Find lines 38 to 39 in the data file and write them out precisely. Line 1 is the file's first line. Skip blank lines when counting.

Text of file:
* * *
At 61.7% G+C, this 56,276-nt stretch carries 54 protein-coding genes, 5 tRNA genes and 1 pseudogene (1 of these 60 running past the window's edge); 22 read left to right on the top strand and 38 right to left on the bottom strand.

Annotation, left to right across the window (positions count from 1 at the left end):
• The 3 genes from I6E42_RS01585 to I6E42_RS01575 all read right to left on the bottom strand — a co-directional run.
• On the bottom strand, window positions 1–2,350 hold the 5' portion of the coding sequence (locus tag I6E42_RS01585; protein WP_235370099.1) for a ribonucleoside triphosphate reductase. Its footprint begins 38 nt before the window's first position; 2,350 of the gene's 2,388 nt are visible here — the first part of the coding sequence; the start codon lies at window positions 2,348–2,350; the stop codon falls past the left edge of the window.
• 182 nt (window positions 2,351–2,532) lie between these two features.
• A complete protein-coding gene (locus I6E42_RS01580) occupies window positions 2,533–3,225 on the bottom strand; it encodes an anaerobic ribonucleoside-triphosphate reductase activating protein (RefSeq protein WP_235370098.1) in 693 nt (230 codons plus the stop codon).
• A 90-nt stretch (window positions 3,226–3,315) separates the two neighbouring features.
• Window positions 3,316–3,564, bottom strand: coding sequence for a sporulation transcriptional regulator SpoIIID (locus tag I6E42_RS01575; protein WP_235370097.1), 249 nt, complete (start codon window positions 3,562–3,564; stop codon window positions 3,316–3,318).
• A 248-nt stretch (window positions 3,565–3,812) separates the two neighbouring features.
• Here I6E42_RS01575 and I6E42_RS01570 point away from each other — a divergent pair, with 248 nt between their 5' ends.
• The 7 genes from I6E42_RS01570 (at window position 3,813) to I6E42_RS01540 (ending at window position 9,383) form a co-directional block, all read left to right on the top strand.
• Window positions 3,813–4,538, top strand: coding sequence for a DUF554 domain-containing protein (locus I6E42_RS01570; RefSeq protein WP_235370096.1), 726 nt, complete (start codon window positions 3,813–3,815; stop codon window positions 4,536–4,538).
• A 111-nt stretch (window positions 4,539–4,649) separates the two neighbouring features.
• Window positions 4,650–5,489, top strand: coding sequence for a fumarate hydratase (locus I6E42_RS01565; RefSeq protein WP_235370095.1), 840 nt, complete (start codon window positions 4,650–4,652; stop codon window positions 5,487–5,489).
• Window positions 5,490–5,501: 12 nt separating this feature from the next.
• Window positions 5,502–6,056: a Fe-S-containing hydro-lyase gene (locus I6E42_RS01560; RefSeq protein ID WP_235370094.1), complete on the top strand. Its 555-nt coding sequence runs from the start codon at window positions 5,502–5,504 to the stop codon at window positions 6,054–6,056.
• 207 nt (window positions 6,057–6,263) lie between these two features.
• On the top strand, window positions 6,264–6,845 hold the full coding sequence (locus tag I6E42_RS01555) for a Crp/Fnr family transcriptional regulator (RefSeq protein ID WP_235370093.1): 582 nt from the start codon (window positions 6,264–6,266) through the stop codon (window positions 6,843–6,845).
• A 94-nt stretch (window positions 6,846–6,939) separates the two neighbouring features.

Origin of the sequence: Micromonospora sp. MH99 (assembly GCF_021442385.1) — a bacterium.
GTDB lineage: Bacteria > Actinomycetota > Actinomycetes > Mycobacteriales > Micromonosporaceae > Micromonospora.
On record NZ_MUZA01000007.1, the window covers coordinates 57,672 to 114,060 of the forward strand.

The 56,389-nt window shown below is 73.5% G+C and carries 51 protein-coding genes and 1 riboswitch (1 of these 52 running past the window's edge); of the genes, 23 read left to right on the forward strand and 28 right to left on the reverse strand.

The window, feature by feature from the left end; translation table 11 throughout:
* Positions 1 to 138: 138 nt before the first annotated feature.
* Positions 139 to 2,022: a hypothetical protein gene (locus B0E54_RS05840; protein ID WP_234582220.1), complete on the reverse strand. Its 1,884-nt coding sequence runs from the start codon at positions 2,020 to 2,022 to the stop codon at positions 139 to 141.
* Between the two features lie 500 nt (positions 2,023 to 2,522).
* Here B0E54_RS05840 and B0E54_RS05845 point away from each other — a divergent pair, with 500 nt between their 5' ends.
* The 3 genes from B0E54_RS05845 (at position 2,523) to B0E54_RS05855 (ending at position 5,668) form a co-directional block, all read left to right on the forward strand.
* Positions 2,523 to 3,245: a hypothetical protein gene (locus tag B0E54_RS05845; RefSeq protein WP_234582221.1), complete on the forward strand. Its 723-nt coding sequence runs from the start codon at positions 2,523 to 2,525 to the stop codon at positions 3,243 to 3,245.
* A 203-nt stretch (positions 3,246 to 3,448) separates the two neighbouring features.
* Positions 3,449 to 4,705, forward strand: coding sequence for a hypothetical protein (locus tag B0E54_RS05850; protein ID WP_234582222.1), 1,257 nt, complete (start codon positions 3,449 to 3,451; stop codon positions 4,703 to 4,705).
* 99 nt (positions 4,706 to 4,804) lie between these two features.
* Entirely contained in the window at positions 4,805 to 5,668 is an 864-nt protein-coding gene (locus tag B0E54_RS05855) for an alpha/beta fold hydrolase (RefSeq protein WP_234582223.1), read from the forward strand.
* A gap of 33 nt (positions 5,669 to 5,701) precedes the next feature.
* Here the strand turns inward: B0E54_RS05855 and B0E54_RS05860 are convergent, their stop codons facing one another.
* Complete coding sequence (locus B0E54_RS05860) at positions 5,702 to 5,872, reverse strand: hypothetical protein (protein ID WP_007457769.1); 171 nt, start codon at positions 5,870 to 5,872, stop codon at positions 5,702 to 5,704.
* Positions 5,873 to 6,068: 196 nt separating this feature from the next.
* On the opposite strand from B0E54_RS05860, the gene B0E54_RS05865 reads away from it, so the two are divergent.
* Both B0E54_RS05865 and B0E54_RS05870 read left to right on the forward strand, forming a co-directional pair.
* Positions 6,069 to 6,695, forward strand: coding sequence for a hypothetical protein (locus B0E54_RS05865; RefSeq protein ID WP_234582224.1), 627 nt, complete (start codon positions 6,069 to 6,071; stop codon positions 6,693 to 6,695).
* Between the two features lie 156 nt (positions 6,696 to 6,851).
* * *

* Positions 5,873 to 6,068: 196 nt separating this feature from the next.
* On the opposite strand from B0E54_RS05860, the gene B0E54_RS05865 reads away from it, so the two are divergent.